language does not necessarily make for a better system, but this is a
trial and error period that balances these terms to make a workable
system. The system should not be engineered, but rather grown from
The software development phase is the easy part and
can be built in a few years. The language to communicate with Adams
may take far longer to perfect. So it is this language that must be
flexible until communication is well established.
I am building the system so that any given word's
actions can be altered, added, or removed in just a few seconds. What I
am finding is that as I add more words, the code behind those words is
becoming smaller. Subsystems that were thousands of lines of code are
now less than a page long, or even just a few characters. Instead of
getting bigger, the system is actually getting smaller, fewer lines of
code to perform more complex actions.
Perfection of the software development side of this
system is first for speed and security. Once these objectives are
attained the remaining work will become obvious and constructed by the
use of a word and word phrases. In a system that is accumulative, there
must be a limit on the amount of logic we need, and therefore there must
be a logical end to software development.
Removal of HTML and Computer Languages.
I have removed the direct use of HTML and any Adam language in
the creation of applications. Moving to a natural language programming
environment supports the direct use of words and word pairs to
define Adam execution. As in human communication we give everything
a name, so it seems this will also work in our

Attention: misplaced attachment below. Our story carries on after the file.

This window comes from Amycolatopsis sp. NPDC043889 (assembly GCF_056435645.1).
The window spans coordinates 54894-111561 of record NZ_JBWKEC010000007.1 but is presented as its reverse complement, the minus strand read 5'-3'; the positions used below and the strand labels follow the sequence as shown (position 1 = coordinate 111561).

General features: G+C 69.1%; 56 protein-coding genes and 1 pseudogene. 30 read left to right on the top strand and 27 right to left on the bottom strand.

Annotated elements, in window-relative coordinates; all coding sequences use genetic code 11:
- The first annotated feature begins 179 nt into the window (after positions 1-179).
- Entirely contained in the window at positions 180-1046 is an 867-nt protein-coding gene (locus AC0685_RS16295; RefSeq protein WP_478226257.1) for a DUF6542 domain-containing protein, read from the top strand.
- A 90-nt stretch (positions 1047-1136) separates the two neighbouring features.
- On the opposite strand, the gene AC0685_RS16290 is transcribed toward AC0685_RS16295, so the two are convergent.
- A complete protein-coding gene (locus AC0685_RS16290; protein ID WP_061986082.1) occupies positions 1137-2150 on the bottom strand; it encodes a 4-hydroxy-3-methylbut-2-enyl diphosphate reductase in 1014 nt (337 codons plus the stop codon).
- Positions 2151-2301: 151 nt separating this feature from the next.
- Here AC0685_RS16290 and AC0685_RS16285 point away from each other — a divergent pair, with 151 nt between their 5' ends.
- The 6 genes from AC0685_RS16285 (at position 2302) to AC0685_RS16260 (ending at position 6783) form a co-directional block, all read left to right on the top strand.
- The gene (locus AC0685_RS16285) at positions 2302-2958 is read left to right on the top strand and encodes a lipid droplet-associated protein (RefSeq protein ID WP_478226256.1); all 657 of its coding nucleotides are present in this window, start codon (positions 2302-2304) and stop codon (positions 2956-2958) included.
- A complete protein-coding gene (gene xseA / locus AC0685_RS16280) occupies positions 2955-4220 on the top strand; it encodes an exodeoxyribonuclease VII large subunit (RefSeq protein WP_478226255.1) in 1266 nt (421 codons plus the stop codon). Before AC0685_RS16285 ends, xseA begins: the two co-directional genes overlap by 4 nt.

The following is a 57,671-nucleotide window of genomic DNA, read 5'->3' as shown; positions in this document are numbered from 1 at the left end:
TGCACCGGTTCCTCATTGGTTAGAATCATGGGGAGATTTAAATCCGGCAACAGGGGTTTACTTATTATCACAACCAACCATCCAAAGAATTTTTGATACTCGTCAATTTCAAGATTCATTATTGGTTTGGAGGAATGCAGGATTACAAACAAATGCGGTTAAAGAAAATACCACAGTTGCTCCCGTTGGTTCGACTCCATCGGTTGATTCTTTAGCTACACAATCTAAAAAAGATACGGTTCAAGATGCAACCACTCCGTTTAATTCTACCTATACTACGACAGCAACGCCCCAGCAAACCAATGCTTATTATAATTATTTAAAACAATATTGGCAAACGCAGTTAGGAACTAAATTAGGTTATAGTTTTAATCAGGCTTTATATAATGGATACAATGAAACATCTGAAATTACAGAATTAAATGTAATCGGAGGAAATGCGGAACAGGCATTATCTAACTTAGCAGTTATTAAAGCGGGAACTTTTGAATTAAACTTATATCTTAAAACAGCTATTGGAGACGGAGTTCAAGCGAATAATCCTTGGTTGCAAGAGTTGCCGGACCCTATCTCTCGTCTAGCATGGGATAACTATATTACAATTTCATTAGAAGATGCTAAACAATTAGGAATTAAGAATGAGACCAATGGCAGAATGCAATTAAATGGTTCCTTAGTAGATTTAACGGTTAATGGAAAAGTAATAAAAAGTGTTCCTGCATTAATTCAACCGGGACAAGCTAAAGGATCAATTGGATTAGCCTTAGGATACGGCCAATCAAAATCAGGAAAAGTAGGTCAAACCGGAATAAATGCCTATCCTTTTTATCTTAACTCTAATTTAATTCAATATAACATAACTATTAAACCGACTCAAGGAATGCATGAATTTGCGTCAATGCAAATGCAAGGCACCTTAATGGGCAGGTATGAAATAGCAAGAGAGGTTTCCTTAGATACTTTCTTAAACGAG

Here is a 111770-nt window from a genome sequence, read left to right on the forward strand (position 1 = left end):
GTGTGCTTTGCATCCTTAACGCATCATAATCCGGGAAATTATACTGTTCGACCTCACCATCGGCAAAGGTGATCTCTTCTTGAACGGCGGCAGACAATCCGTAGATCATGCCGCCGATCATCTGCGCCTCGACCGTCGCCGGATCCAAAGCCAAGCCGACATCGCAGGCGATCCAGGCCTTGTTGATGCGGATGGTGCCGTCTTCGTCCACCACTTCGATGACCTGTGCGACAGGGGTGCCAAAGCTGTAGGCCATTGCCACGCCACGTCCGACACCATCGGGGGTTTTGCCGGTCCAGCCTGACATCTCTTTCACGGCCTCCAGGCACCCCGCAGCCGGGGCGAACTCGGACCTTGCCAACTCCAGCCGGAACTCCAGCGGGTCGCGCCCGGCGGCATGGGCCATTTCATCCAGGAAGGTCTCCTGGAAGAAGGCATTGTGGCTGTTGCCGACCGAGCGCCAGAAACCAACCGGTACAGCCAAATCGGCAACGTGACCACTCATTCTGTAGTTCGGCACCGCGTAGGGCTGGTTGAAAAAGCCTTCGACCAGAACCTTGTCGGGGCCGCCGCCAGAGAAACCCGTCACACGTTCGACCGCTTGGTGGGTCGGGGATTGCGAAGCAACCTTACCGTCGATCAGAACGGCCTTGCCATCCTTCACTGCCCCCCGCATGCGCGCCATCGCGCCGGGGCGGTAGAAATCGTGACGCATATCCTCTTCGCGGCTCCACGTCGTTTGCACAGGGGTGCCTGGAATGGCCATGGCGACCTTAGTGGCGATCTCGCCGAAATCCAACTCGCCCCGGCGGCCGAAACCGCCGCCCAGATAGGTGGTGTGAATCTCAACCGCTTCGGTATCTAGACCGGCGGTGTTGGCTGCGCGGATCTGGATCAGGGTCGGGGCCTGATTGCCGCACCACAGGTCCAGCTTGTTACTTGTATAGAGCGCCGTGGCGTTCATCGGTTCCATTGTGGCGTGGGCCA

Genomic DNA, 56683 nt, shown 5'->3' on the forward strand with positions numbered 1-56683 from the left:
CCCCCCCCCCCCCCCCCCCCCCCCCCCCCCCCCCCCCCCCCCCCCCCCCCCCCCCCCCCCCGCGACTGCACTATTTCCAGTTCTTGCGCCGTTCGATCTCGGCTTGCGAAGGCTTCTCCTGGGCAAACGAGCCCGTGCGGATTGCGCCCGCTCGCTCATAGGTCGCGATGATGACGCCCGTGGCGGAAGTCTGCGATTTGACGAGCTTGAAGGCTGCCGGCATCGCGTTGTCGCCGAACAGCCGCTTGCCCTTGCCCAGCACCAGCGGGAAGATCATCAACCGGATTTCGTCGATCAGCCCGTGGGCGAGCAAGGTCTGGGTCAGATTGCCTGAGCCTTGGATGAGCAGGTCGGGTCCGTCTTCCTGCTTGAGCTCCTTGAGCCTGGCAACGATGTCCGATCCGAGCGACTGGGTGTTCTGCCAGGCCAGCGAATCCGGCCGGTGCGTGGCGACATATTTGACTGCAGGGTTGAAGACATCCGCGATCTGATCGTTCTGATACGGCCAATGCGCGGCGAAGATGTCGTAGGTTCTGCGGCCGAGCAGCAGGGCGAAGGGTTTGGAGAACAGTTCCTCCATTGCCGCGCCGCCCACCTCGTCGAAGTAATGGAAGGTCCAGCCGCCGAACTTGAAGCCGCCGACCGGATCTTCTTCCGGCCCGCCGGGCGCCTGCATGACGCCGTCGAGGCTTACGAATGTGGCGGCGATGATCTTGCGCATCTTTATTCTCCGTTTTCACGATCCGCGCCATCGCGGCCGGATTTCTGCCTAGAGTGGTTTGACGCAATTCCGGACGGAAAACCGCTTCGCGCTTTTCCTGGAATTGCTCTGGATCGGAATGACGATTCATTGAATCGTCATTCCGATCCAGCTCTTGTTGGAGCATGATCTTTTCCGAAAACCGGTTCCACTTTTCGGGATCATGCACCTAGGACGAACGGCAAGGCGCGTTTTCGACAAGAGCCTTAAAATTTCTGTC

communication with Adams.
The Adam is the unconscious mind, and we communicate
general concepts in words, not specific details. We ask it to "Edit
Employee Records", the details need not be specified, this is
common knowledge that I build into the Adam as software robots.
The creation of Adam "common knowledge" is extremely easy
and accumulative. As I build more common knowledge, what seems
difficult now becomes second nature, as more facts become known, the
system becomes more powerful and easier to expand.
Do Not Reuse Code:
A continuing topic for my newsletters. As I move forward toward the
final stage of software development, the elimination of code reuse
is a key factor in the stability of the system.
I have looked hard at code reuse and its impact on testing. The reuse
of code implies multiple uses which has a huge impact on testing. For
any piece of software, absolute testing requires testing of all
permutations of its use.
Assume testing takes one hour per use of the software. We look at
code with two uses it takes two hours, code with three uses however
requires six hours. All permutations of three is 1 * 2 * 3 = 6
hours, four uses is 24 hours, five uses is 120 hours. If we ever get to
25 uses, it would take over 5 million years performing one millions
tests per second to complete.
My current thinking is to strive for one use of the code. This style
of programming matches the concept that words should have a clear